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The scandal over Sen. Larry Craig’s arrest has ruled the airwaves, the blogs and the papers this week. Covert solicitation of sexual favors... heated denial... a Republican up for reelection... what more could you want?
Catchy though the Craig setup is, here’s a quick roundup of reasons why the coverage is just a wee bit problematic:
- Distraction from Gonzales. Remember Gonzales’ resignation? That was in the news for only a few hours before the Craig story broke. The famed arrest took place months ago. Why did The Record wait until now to break the story? Some have suggested that the media diversion was a parting gift from Karl Rove.
- Focus on the sex, not the hypocrisy. Craig has been a strong supporter of anti-gay policies. Why doesn’t his political record make it into the news coverage?
- Undercover policing. Is this a useful and legitimate use of taxpayers’ money?
- Entrapment. Apparently Craig stared through the gap in the stall door for several long minutes before the interaction proceeded. What’s been conspicuously absent from all reports is an account of what the officer was doing during that time. Undercover officers have been known to expose themselves or masturbate in order to egg their would-be perpetrators on.
- Consent. Craig used established cruising codes — foot tapping, brushing a hand under the stall door — and the officer responded in kind. As Dr. Marty Klein remarked, “The proper response to a single, non-coercive invitation to do something — anything — is ‘no thank you,’ not ‘you’re busted.’” Craig wasn’t trying to rape the undercover officer; he was trying to see whether he was interested.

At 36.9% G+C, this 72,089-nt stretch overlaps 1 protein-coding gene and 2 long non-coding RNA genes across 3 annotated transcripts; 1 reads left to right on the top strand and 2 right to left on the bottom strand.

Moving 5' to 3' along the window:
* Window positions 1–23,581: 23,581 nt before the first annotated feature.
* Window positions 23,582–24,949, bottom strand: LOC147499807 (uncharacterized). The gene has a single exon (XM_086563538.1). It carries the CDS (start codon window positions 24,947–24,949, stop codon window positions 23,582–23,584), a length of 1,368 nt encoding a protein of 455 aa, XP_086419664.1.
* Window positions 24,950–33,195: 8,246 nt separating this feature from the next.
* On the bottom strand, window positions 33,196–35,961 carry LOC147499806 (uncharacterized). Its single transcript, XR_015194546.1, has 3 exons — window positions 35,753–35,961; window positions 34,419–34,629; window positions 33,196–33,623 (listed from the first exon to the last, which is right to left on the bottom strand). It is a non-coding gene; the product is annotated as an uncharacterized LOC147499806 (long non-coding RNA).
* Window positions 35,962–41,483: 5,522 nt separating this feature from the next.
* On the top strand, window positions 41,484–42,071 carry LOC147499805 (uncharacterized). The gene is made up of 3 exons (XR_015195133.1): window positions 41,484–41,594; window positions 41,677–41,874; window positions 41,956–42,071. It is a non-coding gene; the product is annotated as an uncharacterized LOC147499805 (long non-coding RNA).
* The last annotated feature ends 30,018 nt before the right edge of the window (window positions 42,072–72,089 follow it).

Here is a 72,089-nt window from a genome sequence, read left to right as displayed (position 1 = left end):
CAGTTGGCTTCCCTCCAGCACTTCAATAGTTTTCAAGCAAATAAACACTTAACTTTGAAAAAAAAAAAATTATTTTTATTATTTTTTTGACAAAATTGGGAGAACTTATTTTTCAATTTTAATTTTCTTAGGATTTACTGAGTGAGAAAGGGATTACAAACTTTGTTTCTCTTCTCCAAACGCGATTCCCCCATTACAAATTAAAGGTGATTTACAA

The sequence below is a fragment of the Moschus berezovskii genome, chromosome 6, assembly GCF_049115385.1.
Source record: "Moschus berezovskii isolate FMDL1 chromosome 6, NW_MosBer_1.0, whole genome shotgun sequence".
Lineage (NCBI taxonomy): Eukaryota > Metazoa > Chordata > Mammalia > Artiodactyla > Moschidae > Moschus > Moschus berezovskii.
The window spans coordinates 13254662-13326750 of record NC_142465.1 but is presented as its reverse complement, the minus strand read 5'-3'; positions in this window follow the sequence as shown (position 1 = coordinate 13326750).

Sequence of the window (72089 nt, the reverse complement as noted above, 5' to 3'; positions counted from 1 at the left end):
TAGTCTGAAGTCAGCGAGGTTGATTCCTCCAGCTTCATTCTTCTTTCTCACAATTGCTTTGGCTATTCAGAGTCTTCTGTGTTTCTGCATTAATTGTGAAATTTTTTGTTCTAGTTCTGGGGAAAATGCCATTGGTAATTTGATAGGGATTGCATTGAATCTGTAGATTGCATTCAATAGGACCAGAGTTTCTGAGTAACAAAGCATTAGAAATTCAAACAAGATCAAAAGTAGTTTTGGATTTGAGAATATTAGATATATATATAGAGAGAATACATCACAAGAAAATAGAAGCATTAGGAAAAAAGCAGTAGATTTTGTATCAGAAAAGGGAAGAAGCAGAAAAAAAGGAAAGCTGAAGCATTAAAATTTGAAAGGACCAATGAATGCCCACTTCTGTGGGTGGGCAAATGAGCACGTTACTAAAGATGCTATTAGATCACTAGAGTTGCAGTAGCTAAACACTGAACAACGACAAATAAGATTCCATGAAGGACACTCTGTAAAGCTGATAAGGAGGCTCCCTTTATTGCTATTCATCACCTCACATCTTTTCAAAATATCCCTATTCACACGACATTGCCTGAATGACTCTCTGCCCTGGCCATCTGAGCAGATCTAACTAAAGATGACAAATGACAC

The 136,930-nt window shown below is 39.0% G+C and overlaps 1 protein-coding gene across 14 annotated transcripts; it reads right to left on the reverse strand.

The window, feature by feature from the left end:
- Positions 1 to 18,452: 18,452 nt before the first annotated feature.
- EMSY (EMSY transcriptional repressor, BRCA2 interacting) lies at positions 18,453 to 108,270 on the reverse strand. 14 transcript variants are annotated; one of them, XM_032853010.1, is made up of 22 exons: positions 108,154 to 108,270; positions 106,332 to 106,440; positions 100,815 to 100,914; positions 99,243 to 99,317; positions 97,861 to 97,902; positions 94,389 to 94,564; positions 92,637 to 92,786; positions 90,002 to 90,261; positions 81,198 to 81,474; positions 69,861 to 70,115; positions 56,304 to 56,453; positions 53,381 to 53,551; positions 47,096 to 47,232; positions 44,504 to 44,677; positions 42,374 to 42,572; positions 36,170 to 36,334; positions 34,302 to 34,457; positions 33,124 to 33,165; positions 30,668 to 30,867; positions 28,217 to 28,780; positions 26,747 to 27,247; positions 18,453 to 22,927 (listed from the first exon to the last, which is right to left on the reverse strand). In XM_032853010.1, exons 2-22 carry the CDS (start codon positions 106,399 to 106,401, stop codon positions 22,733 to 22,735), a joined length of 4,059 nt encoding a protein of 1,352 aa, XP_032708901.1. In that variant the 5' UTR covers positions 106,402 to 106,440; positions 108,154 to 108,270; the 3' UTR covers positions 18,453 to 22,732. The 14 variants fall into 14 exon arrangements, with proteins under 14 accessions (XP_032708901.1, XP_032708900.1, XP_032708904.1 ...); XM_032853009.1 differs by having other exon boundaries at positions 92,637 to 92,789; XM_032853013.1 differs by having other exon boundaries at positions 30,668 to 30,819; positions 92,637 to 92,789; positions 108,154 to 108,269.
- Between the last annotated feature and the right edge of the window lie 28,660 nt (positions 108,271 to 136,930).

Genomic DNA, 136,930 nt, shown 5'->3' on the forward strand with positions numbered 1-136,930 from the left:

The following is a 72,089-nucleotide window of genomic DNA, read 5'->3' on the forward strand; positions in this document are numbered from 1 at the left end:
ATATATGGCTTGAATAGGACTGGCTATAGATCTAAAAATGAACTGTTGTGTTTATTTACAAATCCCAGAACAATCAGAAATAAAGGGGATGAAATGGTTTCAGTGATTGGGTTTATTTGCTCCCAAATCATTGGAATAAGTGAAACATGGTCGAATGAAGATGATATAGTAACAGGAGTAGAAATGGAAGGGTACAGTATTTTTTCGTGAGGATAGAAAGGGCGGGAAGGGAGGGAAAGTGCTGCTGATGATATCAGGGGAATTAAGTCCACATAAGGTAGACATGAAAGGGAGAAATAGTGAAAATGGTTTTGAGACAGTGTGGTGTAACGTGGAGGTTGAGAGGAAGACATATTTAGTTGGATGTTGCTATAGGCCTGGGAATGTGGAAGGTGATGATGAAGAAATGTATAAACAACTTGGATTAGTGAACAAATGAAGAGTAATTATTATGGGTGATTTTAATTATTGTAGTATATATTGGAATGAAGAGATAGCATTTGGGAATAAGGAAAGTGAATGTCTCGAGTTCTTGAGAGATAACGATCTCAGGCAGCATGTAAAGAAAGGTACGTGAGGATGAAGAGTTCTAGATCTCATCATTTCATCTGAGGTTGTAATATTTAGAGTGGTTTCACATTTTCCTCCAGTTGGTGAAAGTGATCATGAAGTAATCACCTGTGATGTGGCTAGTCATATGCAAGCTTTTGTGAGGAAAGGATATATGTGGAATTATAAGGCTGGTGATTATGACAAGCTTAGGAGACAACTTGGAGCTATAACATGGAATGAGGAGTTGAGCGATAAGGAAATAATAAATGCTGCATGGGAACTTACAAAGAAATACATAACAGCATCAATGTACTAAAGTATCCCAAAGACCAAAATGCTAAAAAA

- Implicit criminalization of homosexuality. There’s a decades-long history of undercover police trying to entrap men seeking sex with other men. For much of that history, same-sex encounters were actually illegal. Now they’re not. The only other pickups undercover cops entrap for are sex work-related. Craig wasn’t charged with public sex. When’s the last time undercover officers arrested straight men who meet women in bars? Which leads us to...
- Gay bashers ahoy. “He came on to me” is a tried and true line for male gay bashers — try that line as a lesbian of color being hit on by a man, though, and you might get 11 years of jail time — and this media ruckus is fueling the fire. Tucker Carlson boasted earlier this week about assaulting someone who came on to him in a public bathroom when he was in high school:
ABRAMS: Tucker, what did you do, by the way? What did you do when he did that? We got to know.
CARLSON: I went back with someone I knew and grabbed the guy by the — you know, and grabbed him, and — and —
ABRAMS: And did what?
CARLSON: Hit him against the stall with his head, actually!
CARLSON: And then the cops came and arrested him. But let me say that I'm the least anti-gay right-winger you'll ever meet —
Here’s my modest proposal. The justice system insists on using undercover officers? Put some of them on the subway or in the park late at night.
Catch rapists, not folks seeking casual consensual sex.